The Power of Storytelling: Stories Make Us Brave

Blog / Produced by The High Calling
14614948221 c8996c43da z 1

It’s the first day of first grade, and August wakes in tears. My son says he’s too afraid to get out of bed. I assure him that he doesn’t have to get out yet. “Why don’t you just get dressed in your bed, buddy?” I lift the clothes we picked out last night to the top bunk.

I long to make this better, to take his anxiety into me, to hold it for him. I cup his thinning, little-boy-cheeks in my hands and say what I’ve been repeating all the days leading up to this one: “You are brave, and you can do this.” I know my words don’t make it into his fearful heart. What do I know of how small he feels in that school, how dangerous the unknown can seem to a six-year-old? He loved his teacher last year. What if this one is scary? What if he doesn’t have any friends in his class?

“You are brave,” I say again. “God will be with you, helping you.” He’s not convinced.

I know my son. What he needs is a story. He needs to feel safe in a story.


I’m a storyteller by trade, in both of my professions. I’m what our culture has taken to calling a “work from home mom.” I’m a writer and speaker who fits most of my work into the three days a week when my youngest is in preschool. I squeeze the rest of my writing life into the early mornings, nap times, and evenings of my days with kids. I write a blog post while my preschooler sleeps. I scratch ideas for an article onto scrap paper in the kitchen while I help with homework.

Though I have colleagues, other authors and writers who encourage my work, writing is a solitary endeavor. My truest colleagues are the boys who return to my home in the early afternoon, begging for snacks and telling of their day’s great adventures. My colleagues are the two vulnerable lives who rely on my patience, my compassion, and yes, my leadership for the hard work of growing up.


When we reverse out of our driveway, August says from the back seat, “Mama, let’s play Speedy.” In the imaginary world of Speedy, the animal rescuer, my son is the hero: the best version of himself. Speedy is the boy August most longs to be: brave and trustworthy, tall and responsible. Speedy is in twelfth grade. Speedy loves science. Speedy helps animals in distress. And today, Speedy helps me—his seventh-grade little sister—feel brave on the first day of school.

“But Speedy, what if school is scary?” I say from the front seat.

“Don’t worry, sis,” Speedy replies. “Someday you’ll be like me and you’ll take science classes where you make potions and your teacher lets you drink them.”

“Whoa! What kind of potions do you make?”

“Oh, you know, potions that make you turn into other animals or things. Like once I turned into a mini-van.”

“A mini-van?”

“Yeah, it was totally weird. But also kind of awesome.”

We park along the street, two blocks from school, and walk toward the building where his new teacher and classroom wait. We adjust his backpack and wave at a friend up the sidewalk. August leaves his Speedy persona in the car. And he knows he’s not off to 12th grade to make magic potions. But I can see he’s a little more himself now. His brother and I watch him line up in the hallway with his class and new teacher, and August stares at me with a mixture of fear and sorrow. He doesn’t want this to be happening. His eyes beg me to stay all day.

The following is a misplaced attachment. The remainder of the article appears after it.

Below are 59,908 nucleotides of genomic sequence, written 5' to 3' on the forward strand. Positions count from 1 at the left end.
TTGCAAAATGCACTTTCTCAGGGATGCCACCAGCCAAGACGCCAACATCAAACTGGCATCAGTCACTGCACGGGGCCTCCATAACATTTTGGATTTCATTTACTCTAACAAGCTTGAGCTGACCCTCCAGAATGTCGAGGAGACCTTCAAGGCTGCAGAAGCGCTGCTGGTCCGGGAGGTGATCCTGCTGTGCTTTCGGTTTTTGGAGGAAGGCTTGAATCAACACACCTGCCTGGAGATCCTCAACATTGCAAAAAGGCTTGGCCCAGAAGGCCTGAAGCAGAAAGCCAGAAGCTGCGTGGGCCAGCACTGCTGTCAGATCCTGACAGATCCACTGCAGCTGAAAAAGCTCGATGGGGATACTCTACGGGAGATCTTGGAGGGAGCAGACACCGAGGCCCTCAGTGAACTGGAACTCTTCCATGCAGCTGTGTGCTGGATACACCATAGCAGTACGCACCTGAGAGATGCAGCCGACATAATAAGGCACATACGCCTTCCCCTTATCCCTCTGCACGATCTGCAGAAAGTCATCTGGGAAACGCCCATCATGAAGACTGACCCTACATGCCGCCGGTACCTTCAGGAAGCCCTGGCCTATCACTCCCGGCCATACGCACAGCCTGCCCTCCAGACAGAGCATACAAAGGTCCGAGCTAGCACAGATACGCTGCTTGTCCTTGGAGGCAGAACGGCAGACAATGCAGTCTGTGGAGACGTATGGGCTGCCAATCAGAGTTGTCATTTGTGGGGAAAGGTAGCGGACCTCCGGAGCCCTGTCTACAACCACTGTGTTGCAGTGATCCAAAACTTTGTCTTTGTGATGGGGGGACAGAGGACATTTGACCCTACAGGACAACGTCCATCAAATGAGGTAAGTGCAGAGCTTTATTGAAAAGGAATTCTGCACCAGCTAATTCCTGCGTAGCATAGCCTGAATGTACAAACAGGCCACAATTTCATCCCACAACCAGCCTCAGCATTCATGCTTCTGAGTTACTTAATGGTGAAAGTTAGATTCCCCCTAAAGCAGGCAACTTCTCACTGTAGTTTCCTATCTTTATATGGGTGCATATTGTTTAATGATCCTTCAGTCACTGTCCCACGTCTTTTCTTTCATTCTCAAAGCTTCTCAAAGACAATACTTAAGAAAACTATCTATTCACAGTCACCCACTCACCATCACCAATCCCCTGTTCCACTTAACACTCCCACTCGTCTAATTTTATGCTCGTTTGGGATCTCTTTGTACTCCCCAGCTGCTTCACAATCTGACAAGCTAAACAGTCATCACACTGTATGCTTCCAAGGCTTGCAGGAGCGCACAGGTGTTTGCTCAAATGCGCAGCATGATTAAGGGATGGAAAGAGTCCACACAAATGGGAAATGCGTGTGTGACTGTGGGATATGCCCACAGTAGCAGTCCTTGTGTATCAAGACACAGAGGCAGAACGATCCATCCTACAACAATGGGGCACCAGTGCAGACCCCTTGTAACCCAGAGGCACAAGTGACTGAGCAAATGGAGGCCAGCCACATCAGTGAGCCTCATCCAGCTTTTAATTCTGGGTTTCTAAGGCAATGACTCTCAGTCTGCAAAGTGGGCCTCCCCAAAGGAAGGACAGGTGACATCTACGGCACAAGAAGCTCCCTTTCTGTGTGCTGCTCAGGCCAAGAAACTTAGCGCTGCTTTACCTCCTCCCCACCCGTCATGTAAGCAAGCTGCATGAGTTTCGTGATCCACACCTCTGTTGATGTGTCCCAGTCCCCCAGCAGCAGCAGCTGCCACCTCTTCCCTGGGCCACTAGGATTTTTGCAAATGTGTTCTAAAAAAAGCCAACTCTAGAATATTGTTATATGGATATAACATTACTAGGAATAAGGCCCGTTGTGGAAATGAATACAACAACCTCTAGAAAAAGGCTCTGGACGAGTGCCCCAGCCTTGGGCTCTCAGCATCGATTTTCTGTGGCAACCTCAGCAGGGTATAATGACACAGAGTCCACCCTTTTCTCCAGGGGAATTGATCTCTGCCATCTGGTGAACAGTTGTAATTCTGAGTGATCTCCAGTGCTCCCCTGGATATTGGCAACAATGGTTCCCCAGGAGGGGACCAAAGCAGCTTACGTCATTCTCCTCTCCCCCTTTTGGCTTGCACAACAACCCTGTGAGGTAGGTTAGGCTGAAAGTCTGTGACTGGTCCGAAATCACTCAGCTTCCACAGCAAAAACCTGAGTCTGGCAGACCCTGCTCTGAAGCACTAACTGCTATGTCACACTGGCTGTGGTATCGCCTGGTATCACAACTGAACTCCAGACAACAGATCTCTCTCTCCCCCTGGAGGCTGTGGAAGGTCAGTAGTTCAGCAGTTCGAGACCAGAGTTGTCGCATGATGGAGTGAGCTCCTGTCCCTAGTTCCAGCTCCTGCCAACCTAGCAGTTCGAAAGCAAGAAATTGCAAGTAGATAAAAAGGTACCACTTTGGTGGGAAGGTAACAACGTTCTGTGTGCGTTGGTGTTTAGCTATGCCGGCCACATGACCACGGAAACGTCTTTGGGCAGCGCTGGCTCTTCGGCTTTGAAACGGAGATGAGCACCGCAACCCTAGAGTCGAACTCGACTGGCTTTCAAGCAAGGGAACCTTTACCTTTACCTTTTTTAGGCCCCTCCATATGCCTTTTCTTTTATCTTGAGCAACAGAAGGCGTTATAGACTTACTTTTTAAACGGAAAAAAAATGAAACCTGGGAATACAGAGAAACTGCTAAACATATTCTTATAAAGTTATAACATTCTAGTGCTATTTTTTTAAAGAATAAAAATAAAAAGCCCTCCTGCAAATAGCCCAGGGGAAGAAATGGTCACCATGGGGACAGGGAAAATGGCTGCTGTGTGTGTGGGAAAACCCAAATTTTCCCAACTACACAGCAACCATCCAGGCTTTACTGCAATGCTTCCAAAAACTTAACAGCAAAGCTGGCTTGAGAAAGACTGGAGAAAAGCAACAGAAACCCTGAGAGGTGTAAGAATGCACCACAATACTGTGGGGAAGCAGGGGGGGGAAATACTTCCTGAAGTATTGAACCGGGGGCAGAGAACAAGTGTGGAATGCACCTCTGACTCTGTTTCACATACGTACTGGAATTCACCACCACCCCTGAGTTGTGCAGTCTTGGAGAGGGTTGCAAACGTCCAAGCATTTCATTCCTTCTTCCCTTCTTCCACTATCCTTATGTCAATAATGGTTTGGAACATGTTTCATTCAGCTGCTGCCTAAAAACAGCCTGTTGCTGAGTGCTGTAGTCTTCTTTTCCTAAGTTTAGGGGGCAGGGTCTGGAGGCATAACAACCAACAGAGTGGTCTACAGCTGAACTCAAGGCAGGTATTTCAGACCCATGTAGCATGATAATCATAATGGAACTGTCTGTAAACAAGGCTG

But I know the story is in him. That boy near tears against the wall is Speedy. He is older and stronger and capable of all those science potions.

A good story tells the truth of who we really are. A good story points to our truest selves, the most real version of ourselves, the person God is making us to be.

A good story tells a little boy that he is not alone, that God is forming him into something bigger and bolder and less afraid. And it reminds me—the mom leaving her boy in that great big school, carrying the tender weight of fear and guilt—that in the midst of insecurities and feelings of failure in both motherhood and work, I am being made whole. I am being renewed.

Perhaps nothing is more important than telling that story: The story of how we are not alone, how there is a future, and how God is at work remaking us, giving us courage to go boldly into this new day.


The Power of Storytelling

A note from our managing editor: When my children were young, telling stories at bedtime was always one the best parts of our day. I usually read stories straight from a book. But, my husband made up stories to tell the children and those stories continue to show up in conversations, even now that our children are adults. Stories are powerful and we may tend to forget that as we grow up and move on into board rooms and classrooms and carpool lanes.

What can a story provide in a board meeting that facts and figures alone can't accomplish? How has storytelling improved relationships among coworkers, especially coworkers whose faith is different from mine? What are some of the best stories ever told in the workplace and why did it make a difference? Why is it important to be able to tell a good story and what is a good story anyway? In this series at The High Calling, we take a look at The Power of Storytelling in the workplace. Pull up a chair and join us in the conversation.

Featured image by AP Photographie . Used with Permission. Source via Flickr.